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 Table of Contents  
Year : 2022  |  Volume : 18  |  Issue : 2  |  Page : 78-85

Association of cognitive function, depression, and quality of sleep with statins among oldest-old individuals

1 Department of Community Medicine, Mediciti Institute of Medical Sciences, Hyderabad, Telangana, India
2 Department of Community Medicine, Mediciti Institute of Medical Sciences, Hyderabad, Telangana, India; Department of Epidemiology, University of Pittsburgh, PA, USA, and SHARE India, and Fogarty International, NIH, USA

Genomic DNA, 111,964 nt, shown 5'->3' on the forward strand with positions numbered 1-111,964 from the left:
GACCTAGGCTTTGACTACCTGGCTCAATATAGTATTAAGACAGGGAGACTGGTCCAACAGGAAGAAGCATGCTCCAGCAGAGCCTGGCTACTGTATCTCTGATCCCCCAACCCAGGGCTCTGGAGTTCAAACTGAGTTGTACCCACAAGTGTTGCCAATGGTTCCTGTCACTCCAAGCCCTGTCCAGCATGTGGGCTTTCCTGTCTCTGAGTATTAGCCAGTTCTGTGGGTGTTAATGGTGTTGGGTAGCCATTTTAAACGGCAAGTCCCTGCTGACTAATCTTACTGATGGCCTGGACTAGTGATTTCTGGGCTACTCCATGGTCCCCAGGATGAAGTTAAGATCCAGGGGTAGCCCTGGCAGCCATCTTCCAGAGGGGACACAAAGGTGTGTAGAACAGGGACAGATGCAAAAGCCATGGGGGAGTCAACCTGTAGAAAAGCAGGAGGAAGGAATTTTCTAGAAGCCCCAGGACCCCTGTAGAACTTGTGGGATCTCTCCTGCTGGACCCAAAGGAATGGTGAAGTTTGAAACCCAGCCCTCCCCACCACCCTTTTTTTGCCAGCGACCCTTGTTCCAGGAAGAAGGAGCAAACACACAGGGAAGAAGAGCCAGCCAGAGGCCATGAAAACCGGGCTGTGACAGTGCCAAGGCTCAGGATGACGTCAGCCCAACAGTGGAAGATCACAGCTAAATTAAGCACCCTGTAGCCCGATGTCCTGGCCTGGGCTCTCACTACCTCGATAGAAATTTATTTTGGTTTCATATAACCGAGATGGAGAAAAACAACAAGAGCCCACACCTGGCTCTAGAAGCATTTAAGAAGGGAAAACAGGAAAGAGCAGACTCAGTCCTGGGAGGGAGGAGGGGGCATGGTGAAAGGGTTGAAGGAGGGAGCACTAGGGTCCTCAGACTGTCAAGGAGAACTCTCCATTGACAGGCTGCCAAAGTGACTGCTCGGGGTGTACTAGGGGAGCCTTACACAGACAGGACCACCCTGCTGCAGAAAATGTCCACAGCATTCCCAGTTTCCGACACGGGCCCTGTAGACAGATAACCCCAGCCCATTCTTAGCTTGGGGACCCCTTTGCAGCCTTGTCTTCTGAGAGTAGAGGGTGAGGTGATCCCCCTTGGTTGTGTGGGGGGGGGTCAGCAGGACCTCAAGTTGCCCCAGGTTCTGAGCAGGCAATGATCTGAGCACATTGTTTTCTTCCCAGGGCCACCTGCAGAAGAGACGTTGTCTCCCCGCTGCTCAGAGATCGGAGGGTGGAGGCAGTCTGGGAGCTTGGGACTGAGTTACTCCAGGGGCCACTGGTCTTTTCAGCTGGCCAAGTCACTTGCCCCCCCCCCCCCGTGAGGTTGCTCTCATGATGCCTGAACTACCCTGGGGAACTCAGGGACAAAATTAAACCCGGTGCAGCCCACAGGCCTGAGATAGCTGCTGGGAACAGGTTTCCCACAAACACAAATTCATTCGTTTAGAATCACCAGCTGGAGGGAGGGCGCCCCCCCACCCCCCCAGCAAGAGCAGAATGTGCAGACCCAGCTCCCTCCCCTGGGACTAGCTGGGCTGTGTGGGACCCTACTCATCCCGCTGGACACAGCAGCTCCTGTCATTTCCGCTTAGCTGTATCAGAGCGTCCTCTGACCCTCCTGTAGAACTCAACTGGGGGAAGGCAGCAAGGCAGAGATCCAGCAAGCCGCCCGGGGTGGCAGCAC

Date of Submission26-Dec-2021
Date of Decision27-Mar-2022
Date of Acceptance10-Apr-2022
Date of Web Publication15-Jul-2022

Correspondence Address:
Enakshi Ganguly
Department of Community Medicine, Mediciti Institute of Medical Sciences, Ghanpur, Hyderabad - 501 401, Telangana

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Source of Support: None, Conflict of Interest: None

DOI: 10.4103/jiag.jiag_34_21